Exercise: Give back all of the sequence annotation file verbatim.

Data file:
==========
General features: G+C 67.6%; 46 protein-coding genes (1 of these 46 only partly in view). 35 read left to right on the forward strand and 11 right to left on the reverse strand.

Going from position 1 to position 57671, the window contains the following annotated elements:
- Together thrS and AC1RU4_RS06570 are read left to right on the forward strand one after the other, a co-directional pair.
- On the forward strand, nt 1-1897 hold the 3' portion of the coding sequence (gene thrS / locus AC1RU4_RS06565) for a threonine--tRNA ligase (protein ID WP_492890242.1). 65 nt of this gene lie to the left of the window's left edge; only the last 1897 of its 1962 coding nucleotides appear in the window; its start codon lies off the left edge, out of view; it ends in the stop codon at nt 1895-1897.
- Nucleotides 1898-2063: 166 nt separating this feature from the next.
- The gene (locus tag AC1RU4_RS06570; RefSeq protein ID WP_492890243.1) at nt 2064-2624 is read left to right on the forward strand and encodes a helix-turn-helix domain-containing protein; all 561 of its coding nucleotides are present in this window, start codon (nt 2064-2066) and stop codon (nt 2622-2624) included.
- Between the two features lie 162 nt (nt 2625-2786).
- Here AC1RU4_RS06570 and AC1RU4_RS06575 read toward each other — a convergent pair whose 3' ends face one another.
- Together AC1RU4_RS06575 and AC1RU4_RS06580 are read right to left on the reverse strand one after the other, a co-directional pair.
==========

General features: G+C 67.6%; 46 protein-coding genes (1 of these 46 only partly in view). 35 read left to right on the forward strand and 11 right to left on the reverse strand.

Going from position 1 to position 57671, the window contains the following annotated elements:
- Together thrS and AC1RU4_RS06570 are read left to right on the forward strand one after the other, a co-directional pair.
- On the forward strand, nt 1-1897 hold the 3' portion of the coding sequence (gene thrS / locus AC1RU4_RS06565) for a threonine--tRNA ligase (protein ID WP_492890242.1). 65 nt of this gene lie to the left of the window's left edge; only the last 1897 of its 1962 coding nucleotides appear in the window; its start codon lies off the left edge, out of view; it ends in the stop codon at nt 1895-1897.
- Nucleotides 1898-2063: 166 nt separating this feature from the next.
- The gene (locus tag AC1RU4_RS06570; RefSeq protein ID WP_492890243.1) at nt 2064-2624 is read left to right on the forward strand and encodes a helix-turn-helix domain-containing protein; all 561 of its coding nucleotides are present in this window, start codon (nt 2064-2066) and stop codon (nt 2622-2624) included.
- Between the two features lie 162 nt (nt 2625-2786).
- Here AC1RU4_RS06570 and AC1RU4_RS06575 read toward each other — a convergent pair whose 3' ends face one another.
- Together AC1RU4_RS06575 and AC1RU4_RS06580 are read right to left on the reverse strand one after the other, a co-directional pair.